Around 1,000 people attend memorial service of Dame Tessa Jowell who stood as an MP candidate for Ilford North
- Credit: PA Wire/PA Images
Tributes have been paid this morning to the politician who stood as a candidate for Ilford North in 1978, who died in May after a year-long battle with cancer.
Former prime ministers Tony Blair, Gordon Brown and David Cameron joined hundreds of people in celebrating the life of Dame Tessa Jowell at a memorial service.
Leaders across the political spectrum united to remember the former culture secretary at Southwark Cathedral for a service filled with laughter and love.
The politician, who stood as a candidate for Ilford North in 1978, came back to the borough in 2015 to help Wes Streeting win a seat as an MP for the constituency.
More than one thousand mourners came to pay their respects to the baroness, who was a driving force behind the 2012 London Olympics.
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At the service, Dame Tessa’s daughter Jessie recalled her mother’s “endless, heart-bursting, infinite love”.
She said: “To be loved like this since the moment we were born and to be her children is the single greatest privilege of our lives.”
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This was echoed by Dame Tessa’s husband, David Mills, who said his wife’s last words were “love forever”.
He said: “To know that she was held in such high esteem, was loved by so many... all that is a consolation which will in some measure always beguile our grief.”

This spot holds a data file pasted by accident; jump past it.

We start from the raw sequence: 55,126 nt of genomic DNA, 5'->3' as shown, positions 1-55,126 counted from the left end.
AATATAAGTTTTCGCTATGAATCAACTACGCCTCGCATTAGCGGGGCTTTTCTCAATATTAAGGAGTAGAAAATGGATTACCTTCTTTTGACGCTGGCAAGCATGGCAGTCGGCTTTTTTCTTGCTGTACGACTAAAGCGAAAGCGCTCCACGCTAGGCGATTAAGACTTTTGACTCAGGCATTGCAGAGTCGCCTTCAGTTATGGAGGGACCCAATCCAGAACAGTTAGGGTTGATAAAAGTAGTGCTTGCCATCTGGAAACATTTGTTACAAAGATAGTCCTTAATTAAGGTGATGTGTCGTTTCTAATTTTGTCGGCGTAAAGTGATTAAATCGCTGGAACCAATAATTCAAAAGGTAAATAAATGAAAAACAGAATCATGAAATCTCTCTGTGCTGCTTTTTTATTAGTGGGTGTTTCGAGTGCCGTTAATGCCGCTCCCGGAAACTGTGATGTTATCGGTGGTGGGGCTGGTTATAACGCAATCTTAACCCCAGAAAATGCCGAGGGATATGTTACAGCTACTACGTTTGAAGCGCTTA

Mr Blair paid tribute to his friend and former colleague, saying “not a day goes by” without him thinking of her.
She was “unafraid to stand up for her friends, unafraid to stand up to them, but always standing by them”, he added.
The former Labour leader drew roars of laughter as he recalled how she had successfully persuaded him of the merits of hosting the London 2012 Olympics - her “brainchild”.
He said: “I resisted, she persisted, I desisted.”
Mr Blair said: “Tessa died with so much still to give, but if life is measured not in how long you live but by how much you give, she lived a length of biblical proportions.”
He ended: “Tessa, we love you, we thank you and we will never, ever forget you.”
Also attending the service were former Labour leader Ed Miliband, former home secretary Lord Blunkett, Mayor of London Sadiq Khan, Commons Speaker John Bercow and London 2012 chairman Lord Coe.
The memorial came as Mr Khan announced a walkway in the Olympic Park will be named in her honour.
Laughter rang out at several moments during the one-and-a-half hour service - as colleagues remembered her insistence on holding multiple meetings and always being on a diet.
A long queue which snaked around the cathedral’s perimeter an hour before the service started was testament to her enduring popularity.
Dame Tessa died in May after suffering from a glioblastoma multiforme brain tumour which was diagnosed the previous year.
A well-liked figure in Parliament, she played a major role in securing the 2012 Olympics for London when she served as culture secretary.
She also championed the SureStart initiative, which aimed to give children the best possible start in life through improvements and better access to childcare, early education, health and family support.
In the months before her death, she moved fellow peers to tears as she used the House of Lords as a platform to discuss her condition and call for patients to have better access to experimental treatment.